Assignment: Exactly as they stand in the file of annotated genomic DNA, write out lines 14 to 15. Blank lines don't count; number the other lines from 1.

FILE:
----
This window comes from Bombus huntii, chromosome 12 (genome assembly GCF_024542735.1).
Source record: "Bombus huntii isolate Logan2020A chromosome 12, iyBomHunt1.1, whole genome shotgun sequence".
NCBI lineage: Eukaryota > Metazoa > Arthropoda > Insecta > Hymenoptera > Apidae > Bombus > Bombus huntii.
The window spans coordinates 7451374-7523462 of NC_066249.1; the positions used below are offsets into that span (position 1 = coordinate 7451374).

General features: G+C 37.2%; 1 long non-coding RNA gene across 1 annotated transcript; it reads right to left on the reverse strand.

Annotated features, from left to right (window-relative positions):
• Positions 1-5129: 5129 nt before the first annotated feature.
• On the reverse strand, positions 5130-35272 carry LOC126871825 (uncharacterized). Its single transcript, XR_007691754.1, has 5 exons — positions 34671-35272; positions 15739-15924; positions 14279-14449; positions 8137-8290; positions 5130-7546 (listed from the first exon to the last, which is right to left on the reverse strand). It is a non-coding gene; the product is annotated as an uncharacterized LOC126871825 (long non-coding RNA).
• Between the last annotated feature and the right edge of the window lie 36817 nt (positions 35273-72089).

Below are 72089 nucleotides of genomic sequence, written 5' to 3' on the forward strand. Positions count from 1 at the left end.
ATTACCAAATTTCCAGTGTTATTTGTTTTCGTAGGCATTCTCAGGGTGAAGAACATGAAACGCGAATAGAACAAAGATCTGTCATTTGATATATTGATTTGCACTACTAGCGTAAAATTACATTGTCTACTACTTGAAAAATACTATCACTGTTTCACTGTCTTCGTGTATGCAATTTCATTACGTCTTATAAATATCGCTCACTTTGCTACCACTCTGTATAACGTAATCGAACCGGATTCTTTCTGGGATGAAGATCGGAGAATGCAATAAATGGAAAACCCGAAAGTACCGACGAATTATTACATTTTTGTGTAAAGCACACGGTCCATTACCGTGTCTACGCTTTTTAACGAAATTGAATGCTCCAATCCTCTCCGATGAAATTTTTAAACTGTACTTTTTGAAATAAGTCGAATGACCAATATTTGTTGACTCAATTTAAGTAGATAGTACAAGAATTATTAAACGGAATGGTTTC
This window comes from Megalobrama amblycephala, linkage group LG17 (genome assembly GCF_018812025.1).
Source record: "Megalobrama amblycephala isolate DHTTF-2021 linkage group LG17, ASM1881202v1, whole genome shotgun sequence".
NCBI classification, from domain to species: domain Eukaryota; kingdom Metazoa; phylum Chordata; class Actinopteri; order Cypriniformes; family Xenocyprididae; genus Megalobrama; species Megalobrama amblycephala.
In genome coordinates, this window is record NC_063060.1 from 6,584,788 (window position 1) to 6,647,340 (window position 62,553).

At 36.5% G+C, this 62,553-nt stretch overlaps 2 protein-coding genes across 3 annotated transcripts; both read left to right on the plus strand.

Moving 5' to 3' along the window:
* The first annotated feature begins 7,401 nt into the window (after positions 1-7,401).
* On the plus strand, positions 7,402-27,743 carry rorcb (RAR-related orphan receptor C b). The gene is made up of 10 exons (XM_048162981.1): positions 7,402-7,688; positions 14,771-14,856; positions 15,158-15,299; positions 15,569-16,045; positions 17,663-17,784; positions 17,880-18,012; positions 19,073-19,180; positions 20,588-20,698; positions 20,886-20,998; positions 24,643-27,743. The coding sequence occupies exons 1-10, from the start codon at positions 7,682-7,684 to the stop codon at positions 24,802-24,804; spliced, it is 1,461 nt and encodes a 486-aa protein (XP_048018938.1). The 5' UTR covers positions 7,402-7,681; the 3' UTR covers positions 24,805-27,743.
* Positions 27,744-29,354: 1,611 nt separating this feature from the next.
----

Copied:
NCBI classification, from domain to species: domain Eukaryota; kingdom Metazoa; phylum Chordata; class Actinopteri; order Cypriniformes; family Xenocyprididae; genus Megalobrama; species Megalobrama amblycephala.
In genome coordinates, this window is record NC_063060.1 from 6,584,788 (window position 1) to 6,647,340 (window position 62,553).